What Does a Typical Percocet Withdrawal Timeline Look Like?

The decision to stop abusing prescription painkillers like Percocet is not one that most people take lightly. They know it’s the right thing to do to put an end to their personal suffering. What they also probably know from experience is it’s not an easy thing to do. It’s made more difficult by the fact they will have to endure a period of time when they will be dealing with withdrawal symptoms. The withdrawal symptoms related to opiate abuse are well-documented because of the prevalence of opiate abuse in US society today. Anyone who has a significant addiction to Percocet or any other prescription painkiller is likely going to face the worst of the withdrawal symptoms that opiate abuse has to offer. Check out this list of opiate withdrawal symptoms:

  • Difficulty breathing normally
  • Problems with high blood pressure and a rapid heart rate
  • Inability to control body function
  • Nausea and vomiting
  • Bad nightmares and hallucinations
  • Convulsions and tremors in the extremities
  • Severe muscle cramping in the stomach
  • Psychological issues like depression and suicidal ideology

Clearly, the likelihood of facing these kinds of issues should be cause for concern. Unfortunately, going through withdrawal is the price one has to pay for their addiction. We can certainly sympathize with the people who have to face these issues because addictions are diseases.

Detox Programs

Fortunately, a good detox program will help any client deal with their withdrawal in the safest way possible. While under the care of medical professionals, a rehab client is given time to deal with withdrawal and any residual cravings they may have for their darling Percocet. Should the client become besieged by pain or sleeping issues, a medical professional always has the option to intervene with the appropriate relief medications. The goal is simple: keep the client as safe as possible until they clear their withdrawal symptoms.

The Percocet Withdrawal Timeline

Before delving into the specifics related to the Percocet withdrawal timeline, it’s important to note there are several criteria that will affect the intensity and length of an individual’s withdrawal. These criteria include:

  • The time-length of the individual’s addiction
  • The frequency of Percocet abuse
  • The amount of Percocet taken per dose
  • The individual’s personal metabolism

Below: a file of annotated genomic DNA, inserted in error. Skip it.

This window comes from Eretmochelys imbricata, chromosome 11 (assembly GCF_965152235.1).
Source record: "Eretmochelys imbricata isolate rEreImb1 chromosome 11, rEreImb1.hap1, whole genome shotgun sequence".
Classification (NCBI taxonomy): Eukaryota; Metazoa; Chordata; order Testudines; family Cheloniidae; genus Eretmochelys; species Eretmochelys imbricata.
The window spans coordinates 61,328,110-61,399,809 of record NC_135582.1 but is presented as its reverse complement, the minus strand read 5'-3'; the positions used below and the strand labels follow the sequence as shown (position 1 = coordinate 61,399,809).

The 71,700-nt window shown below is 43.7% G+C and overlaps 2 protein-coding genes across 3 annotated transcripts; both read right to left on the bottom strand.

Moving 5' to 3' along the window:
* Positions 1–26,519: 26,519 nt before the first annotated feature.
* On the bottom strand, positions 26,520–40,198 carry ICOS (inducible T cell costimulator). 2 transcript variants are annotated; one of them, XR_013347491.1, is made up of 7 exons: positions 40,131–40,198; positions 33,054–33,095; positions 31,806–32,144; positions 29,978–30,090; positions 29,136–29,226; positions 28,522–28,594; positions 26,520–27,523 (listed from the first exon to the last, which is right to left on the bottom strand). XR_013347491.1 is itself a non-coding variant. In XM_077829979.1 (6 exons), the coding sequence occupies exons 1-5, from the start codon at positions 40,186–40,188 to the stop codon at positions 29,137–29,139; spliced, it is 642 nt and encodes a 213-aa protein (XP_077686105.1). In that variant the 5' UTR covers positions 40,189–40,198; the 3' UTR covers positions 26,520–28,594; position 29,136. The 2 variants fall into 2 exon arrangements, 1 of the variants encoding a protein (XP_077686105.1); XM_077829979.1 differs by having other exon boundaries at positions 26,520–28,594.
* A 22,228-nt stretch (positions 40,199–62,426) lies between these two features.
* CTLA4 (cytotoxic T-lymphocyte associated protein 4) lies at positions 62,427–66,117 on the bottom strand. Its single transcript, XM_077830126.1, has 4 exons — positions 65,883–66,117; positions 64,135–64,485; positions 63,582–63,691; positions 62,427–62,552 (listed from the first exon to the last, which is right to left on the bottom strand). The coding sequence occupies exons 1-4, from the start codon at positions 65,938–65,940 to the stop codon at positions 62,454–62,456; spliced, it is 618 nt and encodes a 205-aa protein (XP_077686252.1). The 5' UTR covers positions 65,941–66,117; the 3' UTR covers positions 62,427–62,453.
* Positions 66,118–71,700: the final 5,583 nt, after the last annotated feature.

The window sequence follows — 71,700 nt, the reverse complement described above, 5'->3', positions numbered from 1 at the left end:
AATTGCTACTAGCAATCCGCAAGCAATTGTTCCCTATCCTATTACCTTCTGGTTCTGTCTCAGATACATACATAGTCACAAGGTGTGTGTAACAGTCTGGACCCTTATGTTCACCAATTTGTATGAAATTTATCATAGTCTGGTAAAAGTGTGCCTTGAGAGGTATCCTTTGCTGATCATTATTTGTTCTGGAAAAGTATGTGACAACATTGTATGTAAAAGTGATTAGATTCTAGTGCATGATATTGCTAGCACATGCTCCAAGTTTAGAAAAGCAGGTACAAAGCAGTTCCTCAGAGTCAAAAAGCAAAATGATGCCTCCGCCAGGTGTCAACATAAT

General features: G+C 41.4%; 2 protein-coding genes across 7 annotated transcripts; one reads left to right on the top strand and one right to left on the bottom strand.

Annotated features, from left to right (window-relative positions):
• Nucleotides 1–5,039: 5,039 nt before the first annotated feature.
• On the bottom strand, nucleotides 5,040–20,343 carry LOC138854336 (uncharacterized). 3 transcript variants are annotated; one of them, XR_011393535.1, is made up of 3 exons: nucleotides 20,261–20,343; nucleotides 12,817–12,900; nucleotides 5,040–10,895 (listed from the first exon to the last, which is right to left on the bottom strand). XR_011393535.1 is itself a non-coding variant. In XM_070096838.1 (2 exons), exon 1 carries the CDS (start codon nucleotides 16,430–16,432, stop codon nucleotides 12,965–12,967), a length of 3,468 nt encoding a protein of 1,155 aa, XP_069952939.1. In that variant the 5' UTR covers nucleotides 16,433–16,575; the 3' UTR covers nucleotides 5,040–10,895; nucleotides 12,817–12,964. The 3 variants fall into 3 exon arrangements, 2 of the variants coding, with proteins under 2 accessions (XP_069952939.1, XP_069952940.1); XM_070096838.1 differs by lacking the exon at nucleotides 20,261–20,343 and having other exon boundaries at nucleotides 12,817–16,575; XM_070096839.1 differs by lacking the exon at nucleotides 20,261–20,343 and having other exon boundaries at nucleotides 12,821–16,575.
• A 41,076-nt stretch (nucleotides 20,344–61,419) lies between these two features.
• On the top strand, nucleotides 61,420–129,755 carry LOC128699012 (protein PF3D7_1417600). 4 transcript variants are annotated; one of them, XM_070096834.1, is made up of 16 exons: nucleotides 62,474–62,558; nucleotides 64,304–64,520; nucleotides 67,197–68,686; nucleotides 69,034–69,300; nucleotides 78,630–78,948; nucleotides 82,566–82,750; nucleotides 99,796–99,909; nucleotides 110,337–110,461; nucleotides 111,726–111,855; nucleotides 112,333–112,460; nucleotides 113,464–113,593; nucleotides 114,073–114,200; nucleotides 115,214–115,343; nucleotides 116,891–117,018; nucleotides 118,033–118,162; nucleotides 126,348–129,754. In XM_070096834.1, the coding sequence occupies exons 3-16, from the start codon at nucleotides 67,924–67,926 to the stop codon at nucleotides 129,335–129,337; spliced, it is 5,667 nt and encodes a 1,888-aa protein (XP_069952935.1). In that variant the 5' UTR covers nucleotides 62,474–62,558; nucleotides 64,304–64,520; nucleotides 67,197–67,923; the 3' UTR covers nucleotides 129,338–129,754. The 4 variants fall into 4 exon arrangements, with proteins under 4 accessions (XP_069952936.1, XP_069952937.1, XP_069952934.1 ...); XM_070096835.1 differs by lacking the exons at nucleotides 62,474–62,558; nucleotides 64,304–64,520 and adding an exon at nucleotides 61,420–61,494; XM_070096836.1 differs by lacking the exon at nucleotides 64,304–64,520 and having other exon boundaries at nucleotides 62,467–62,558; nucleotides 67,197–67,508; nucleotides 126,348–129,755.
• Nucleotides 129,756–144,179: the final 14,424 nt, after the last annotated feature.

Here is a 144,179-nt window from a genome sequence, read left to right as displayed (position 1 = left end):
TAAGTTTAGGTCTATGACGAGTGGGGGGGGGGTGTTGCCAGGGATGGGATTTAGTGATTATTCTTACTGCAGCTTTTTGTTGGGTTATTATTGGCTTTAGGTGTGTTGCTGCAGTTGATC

Taking this criterion into consideration, here’s what experts would consider being a generalized idea of the typical Percocet withdrawal timeline.

Days 1-2

The onset of Percocet withdrawal will usually start within six hours of the drug user’s last full dose. This is when the individual is likely to encounter flu-like symptoms, including a runny nose and nausea. As they progress through the first couple of days, there will be an escalation of nausea, plus some cramping in the muscles, particularly in the stomach region. Profuse sweating and an increase in blood pressure and heart rate are likely.

Days 3-5

This is when things start getting really tough. The individual will continue having issues with muscle cramping and circulatory issues. They could also start having difficulty breathing. Sleeping becomes a real challenge as the mind and body go into protest over being denied the substance they crave. The individual’s sleep will likely get interrupted by nightmares and hallucinations while the body experiences tremors and convulsions. These are the days that will offer the biggest challenges to survival.

Days 6, 7 and Beyond

By day six, the individual will start feeling a little better as the acute withdrawal symptoms dissipate. However, there will be residual issues popping up over the next few days. The nightmares might continue, and the individual might continue having difficulty with their sleep patterns. Generally, the individual can expect to feel uncomfortable in their own skin over the next few days. With the mind and body no longer distracted by the worst of the withdrawal symptoms, cravings will likely come calling over the next week. If the individual can get past these cravings, they should begin feeling better every day. Residual symptoms could occur for the next few weeks but usually nothing too problematic. If you are ready to get help for your Percocet addiction, we offer a word of caution. Don’t go through withdrawal without help. That’s something we can help you with prior to helping you arrest your addiction. For more information about the services we can offer you, you can call us at 877-027-9048.